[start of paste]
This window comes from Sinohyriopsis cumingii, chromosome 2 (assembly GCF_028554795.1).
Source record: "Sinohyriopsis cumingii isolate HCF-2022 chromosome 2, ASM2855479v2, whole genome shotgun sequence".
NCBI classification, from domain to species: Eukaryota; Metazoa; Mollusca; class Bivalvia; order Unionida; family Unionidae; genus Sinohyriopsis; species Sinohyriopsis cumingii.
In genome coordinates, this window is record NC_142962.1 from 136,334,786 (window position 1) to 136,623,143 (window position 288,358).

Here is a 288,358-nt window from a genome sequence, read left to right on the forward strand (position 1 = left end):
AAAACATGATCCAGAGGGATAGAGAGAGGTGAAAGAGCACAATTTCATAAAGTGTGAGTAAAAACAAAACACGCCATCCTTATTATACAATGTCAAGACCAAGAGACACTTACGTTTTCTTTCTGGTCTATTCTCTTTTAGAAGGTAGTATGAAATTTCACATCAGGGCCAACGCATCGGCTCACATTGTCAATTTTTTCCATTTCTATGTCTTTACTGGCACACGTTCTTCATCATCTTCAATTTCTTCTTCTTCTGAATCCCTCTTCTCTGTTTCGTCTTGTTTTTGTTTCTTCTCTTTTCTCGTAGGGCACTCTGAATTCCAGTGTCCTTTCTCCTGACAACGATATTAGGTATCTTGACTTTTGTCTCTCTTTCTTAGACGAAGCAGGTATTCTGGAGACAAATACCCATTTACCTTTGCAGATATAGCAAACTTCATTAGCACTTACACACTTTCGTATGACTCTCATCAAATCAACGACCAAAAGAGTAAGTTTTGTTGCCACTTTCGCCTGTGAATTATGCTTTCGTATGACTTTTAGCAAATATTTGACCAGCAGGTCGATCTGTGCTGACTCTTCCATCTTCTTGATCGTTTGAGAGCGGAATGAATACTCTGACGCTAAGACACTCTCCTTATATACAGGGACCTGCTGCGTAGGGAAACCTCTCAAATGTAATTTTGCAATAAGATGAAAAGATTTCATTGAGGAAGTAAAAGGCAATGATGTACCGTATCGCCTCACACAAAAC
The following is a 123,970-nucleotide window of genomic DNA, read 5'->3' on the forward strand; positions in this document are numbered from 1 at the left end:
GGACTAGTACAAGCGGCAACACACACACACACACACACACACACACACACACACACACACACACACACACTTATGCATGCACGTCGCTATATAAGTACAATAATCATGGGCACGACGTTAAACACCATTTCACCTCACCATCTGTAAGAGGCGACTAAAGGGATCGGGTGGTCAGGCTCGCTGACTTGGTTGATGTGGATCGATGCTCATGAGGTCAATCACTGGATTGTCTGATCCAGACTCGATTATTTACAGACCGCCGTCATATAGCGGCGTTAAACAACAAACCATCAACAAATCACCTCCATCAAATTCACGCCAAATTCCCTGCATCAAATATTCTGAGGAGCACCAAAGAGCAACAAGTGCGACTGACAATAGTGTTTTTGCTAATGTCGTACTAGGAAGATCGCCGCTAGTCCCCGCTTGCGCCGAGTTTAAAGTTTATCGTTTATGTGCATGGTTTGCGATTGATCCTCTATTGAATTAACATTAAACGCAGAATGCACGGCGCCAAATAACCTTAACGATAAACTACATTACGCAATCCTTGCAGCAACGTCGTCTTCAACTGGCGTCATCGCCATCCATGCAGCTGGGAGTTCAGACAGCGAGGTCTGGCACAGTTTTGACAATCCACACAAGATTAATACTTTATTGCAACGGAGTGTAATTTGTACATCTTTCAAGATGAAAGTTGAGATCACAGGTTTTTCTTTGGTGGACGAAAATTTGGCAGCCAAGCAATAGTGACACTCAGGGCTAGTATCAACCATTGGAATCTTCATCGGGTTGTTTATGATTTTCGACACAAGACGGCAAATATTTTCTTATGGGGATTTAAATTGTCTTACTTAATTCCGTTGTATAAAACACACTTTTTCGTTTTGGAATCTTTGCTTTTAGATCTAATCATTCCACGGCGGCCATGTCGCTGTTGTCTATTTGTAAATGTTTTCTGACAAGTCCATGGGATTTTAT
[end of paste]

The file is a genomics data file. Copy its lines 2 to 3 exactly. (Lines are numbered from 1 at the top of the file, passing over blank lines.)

Source record: "Sinohyriopsis cumingii isolate HCF-2022 chromosome 2, ASM2855479v2, whole genome shotgun sequence".
NCBI classification, from domain to species: Eukaryota; Metazoa; Mollusca; class Bivalvia; order Unionida; family Unionidae; genus Sinohyriopsis; species Sinohyriopsis cumingii.